However, like in any healthy relationship between two beloved riff-raffs, we still have issues.  Well, one issue.  One very specific issue. Continue reading

What I’m Not Reading

I’m home.  Home to my little house in my “Mayberry” neighborhood and my community filled with people who cheer and frustrate, and are broken and in the process of being put back together just like me.


The past two months have been rich and stimulating and very, very full.  Full of new relationships and places and ideas, and stories and prayers and intense conversations.  It’s been wonderful and overwhelming at the same time.  And not the norm.

I love variety and travel and learning new things.  It’s a blessing.  But I need to get back to living my real life.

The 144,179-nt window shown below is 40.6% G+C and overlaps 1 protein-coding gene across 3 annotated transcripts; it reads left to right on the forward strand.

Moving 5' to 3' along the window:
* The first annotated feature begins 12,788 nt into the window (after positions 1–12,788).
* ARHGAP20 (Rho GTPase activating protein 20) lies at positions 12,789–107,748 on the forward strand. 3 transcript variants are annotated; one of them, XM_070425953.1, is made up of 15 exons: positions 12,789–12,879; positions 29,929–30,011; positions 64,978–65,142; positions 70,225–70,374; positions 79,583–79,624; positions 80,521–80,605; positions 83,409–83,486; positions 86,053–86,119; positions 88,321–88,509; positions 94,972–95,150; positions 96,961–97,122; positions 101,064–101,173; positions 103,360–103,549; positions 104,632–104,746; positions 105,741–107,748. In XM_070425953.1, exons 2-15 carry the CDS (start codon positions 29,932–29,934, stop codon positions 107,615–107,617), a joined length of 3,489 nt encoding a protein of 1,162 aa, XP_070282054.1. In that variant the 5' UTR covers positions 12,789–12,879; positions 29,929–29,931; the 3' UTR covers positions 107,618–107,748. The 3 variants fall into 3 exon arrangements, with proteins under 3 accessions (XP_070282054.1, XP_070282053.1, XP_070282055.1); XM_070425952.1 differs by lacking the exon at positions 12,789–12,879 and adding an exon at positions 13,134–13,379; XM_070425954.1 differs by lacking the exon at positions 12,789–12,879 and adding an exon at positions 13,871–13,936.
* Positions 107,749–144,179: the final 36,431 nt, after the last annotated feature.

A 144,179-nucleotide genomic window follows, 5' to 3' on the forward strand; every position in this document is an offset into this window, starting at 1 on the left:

So…this is the pile of books I’m not reading.


Don’t get me wrong.  They look really good and I’m excited about digging into them, but here’s where I’ve felt a pinch in the butt by the Holy Spirit.

I’m getting fat.

It’s crazy wonderful to be exposed to stimulating relationships and new information and great books, but the danger is we become obese – filled up with all of the deliciousness and getting no exercise.  Processing and applying nothing.  A holy hoarder if you will.

I think…”Oh that’s such a great IDEA!!  I should tell someone and they should DO it!”

“I will think more about _______________(insert anything I hear that I’m convicted or excited about) and how real that can be real in my life…someday.”

“I’m gonna Tweet that quote!”

We consume more, tweet more, Instagram more than we live into.

These days I need to do more living into.